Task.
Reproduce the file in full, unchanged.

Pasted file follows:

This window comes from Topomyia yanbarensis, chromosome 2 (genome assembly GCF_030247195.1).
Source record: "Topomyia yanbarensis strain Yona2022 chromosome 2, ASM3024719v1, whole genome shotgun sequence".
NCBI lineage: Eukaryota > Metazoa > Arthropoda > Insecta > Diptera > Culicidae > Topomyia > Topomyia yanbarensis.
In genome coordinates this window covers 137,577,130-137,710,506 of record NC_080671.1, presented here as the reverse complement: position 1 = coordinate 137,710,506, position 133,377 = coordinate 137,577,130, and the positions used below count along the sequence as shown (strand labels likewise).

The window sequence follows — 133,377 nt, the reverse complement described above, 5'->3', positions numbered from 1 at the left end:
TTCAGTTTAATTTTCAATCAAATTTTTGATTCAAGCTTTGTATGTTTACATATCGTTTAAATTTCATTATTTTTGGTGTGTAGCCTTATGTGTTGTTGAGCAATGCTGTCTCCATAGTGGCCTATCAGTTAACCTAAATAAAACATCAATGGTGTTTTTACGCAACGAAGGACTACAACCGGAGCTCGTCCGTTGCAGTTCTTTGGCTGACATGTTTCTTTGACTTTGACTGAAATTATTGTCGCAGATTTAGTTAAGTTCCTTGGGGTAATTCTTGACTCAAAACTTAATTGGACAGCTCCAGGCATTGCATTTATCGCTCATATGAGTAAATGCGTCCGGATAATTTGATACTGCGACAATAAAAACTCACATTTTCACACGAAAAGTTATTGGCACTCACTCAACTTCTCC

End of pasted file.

This window comes from Topomyia yanbarensis, chromosome 2 (genome assembly GCF_030247195.1).
Source record: "Topomyia yanbarensis strain Yona2022 chromosome 2, ASM3024719v1, whole genome shotgun sequence".
NCBI lineage: Eukaryota > Metazoa > Arthropoda > Insecta > Diptera > Culicidae > Topomyia > Topomyia yanbarensis.
In genome coordinates this window covers 137,577,130-137,710,506 of record NC_080671.1, presented here as the reverse complement: position 1 = coordinate 137,710,506, position 133,377 = coordinate 137,577,130, and the positions used below count along the sequence as shown (strand labels likewise).

The window sequence follows — 133,377 nt, the reverse complement described above, 5'->3', positions numbered from 1 at the left end:
TTCAGTTTAATTTTCAATCAAATTTTTGATTCAAGCTTTGTATGTTTACATATCGTTTAAATTTCATTATTTTTGGTGTGTAGCCTTATGTGTTGTTGAGCAATGCTGTCTCCATAGTGGCCTATCAGTTAACCTAAATAAAACATCAATGGTGTTTTTACGCAACGAAGGACTACAACCGGAGCTCGTCCGTTGCAGTTCTTTGGCTGACATGTTTCTTTGACTTTGACTGAAATTATTGTCGCAGATTTAGTTAAGTTCCTTGGGGTAATTCTTGACTCAAAACTTAATTGGACAGCTCCAGGCATTGCATTTATCGCTCATATGAGTAAATGCGTCCGGATAATTTGATACTGCGACAATAAAAACTCACATTTTCACACGAAAAGTTATTGGCACTCACTCAACTTCTCC